News update: House prices falling? The Netherlands has more million euro homes

House prices may have fallen 9% in the first three months of this year, but the impact on top-of-the-market properties has yet to be felt. New figures from property research group Calcasa show that there are now 195,000 properties in the Netherlands worth over €1 million, up from 14,000 in 2013.

While there may be more €1 million-plus homes in the Netherlands, their average value has gone down by some €50,000 to €1.35 million. They are also slightly cheaper when it comes to size, with an average price of €6,600 per square metre, down from €6,800 in 2021.

‘That means there are relatively more “cheap” million euro homes than a year ago,’ Calcasa says.

As to be expected, Amsterdam had most property valued at over €1 million – with 20,100 of the total houses and apartments. The Hague has half that, while Rotterdam has around a quarter. However, if you prefer Bloemendaal near the coast, more than half the homes there will set you back more than €1 million.

The Keizersgracht in Amsterdam – one of the popular city centre canal rings – has most homes worth upwards of €1 million and all the top five were in Amsterdam – with the Prinsengracht, Valeriusstraat, Herengracht and Johannes Verhulststraat completing the line-up. Places to avoid, then, if you have a limited budget.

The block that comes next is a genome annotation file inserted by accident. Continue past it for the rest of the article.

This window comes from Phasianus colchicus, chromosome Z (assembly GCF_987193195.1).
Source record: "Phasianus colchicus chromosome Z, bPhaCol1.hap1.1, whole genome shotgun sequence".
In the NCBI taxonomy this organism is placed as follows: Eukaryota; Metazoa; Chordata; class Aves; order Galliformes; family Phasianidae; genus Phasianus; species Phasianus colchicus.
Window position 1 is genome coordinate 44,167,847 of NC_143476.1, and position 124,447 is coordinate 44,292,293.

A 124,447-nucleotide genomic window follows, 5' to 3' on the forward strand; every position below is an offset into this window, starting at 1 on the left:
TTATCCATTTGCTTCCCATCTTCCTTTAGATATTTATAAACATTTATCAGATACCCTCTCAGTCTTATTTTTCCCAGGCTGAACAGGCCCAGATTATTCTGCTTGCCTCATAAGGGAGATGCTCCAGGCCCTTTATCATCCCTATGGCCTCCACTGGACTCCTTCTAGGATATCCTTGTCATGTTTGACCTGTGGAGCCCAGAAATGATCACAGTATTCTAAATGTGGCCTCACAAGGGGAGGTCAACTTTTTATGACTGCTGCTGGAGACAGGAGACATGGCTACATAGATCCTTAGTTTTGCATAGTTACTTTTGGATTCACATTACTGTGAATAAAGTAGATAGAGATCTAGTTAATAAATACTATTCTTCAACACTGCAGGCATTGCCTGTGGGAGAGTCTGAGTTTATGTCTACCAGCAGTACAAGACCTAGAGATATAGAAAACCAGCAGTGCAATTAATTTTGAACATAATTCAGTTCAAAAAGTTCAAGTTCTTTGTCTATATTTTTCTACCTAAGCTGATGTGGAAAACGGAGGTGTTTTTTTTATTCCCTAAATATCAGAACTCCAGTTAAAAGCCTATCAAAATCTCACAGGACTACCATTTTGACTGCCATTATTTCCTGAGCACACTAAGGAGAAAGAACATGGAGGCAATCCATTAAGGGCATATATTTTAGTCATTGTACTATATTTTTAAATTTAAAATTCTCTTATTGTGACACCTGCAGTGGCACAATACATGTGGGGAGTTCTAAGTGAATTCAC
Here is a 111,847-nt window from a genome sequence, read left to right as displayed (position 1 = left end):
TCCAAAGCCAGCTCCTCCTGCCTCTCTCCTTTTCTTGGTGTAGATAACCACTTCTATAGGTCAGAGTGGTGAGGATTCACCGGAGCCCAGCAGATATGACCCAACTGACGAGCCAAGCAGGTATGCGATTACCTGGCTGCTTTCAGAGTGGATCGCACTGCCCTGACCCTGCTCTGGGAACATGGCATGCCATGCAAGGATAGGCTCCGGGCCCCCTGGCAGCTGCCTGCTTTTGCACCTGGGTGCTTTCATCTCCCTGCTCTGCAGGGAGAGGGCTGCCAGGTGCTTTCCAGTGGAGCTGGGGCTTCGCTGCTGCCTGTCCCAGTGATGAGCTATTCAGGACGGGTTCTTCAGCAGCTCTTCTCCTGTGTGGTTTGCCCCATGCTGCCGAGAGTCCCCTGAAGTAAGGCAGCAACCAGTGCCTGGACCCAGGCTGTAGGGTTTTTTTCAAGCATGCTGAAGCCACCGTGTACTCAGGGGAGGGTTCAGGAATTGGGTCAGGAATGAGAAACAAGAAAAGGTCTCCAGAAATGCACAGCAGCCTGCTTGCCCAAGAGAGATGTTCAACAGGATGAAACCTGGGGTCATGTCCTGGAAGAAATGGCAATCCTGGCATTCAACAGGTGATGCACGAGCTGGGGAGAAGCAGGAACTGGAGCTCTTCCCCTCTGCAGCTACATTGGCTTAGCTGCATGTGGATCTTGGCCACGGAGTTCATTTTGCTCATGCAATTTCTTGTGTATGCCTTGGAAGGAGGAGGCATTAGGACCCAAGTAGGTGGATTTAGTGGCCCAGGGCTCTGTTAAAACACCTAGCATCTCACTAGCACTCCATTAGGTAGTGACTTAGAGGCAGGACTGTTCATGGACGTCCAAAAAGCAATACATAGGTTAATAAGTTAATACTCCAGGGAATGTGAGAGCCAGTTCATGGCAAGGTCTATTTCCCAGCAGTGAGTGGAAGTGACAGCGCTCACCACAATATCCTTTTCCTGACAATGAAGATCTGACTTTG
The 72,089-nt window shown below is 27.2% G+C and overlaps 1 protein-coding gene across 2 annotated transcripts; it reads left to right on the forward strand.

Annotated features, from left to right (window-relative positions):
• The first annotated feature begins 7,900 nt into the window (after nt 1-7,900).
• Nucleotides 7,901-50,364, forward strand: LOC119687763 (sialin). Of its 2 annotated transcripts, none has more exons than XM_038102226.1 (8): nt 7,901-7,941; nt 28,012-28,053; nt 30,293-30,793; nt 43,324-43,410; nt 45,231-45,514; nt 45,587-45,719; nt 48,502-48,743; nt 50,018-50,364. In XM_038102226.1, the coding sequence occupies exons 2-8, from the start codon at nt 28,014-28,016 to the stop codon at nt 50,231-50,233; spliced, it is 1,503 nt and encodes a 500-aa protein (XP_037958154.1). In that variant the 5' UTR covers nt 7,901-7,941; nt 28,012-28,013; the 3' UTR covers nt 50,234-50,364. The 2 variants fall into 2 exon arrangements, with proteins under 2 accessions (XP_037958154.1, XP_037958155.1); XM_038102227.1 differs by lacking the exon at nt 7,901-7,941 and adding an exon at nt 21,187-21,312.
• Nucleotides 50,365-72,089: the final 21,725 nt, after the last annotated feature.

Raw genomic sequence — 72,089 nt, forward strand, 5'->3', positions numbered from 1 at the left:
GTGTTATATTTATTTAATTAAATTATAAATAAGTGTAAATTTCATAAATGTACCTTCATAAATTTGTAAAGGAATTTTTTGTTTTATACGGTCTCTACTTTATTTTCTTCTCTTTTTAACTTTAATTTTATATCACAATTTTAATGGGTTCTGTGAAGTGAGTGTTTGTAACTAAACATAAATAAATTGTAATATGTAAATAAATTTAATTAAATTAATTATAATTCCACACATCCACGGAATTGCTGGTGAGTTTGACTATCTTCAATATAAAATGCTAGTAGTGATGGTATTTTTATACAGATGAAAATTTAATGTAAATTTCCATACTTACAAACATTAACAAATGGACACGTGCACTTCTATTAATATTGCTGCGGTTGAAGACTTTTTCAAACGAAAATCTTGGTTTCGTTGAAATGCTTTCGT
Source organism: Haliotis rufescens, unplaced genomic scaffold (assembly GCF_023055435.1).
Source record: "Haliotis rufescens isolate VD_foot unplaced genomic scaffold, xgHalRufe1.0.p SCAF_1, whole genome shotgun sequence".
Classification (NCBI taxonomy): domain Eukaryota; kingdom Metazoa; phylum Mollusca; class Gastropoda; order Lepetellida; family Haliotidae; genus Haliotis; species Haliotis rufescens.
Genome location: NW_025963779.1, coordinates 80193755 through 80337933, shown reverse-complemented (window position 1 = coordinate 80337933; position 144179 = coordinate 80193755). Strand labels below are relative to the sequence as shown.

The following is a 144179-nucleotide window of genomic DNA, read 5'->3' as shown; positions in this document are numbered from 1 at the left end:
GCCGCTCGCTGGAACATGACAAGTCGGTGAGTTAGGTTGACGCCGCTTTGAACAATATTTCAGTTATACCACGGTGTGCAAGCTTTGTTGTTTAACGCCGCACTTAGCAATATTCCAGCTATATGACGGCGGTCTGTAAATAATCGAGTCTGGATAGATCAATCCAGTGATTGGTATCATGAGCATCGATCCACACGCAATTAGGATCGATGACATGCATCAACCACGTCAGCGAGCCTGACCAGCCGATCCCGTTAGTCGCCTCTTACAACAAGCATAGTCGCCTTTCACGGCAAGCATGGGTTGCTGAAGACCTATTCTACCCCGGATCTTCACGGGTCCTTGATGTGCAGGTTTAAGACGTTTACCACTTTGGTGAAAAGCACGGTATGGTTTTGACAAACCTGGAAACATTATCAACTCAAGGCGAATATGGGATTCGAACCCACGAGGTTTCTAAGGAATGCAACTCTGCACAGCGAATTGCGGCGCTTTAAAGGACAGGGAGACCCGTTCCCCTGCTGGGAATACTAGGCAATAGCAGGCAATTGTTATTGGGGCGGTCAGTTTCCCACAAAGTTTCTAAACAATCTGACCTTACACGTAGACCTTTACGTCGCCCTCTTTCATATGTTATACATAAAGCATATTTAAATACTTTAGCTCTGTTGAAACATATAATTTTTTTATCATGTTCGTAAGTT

Calcasa also identified 10 streets in which every home was worth more than the magic figure. Top of that list is Konijnenlaan in the leafy suburb of Wassenaar, where homes are worth an average of €3.3 million.

Owning an expensive property brings its own headaches. Calcasa also calculated the true cost of owning a home worth more than €1 million. It worked out that people owning a home worth more than €1 million will pay on average almost €40,000 a year in mortgage repayments, insurance, maintenance, high energy bills and taxes to live in their property – less of course, if you have been clever enough to pay off your mortgage.

And if you want to limit your costs as much as possible, it pays to check out the local tax situation. In Amsterdam, for example, the owner of a million euro property will pay around €500 in OBZ, or local council taxes. In Bloemendaal, the bill would be around €1,400.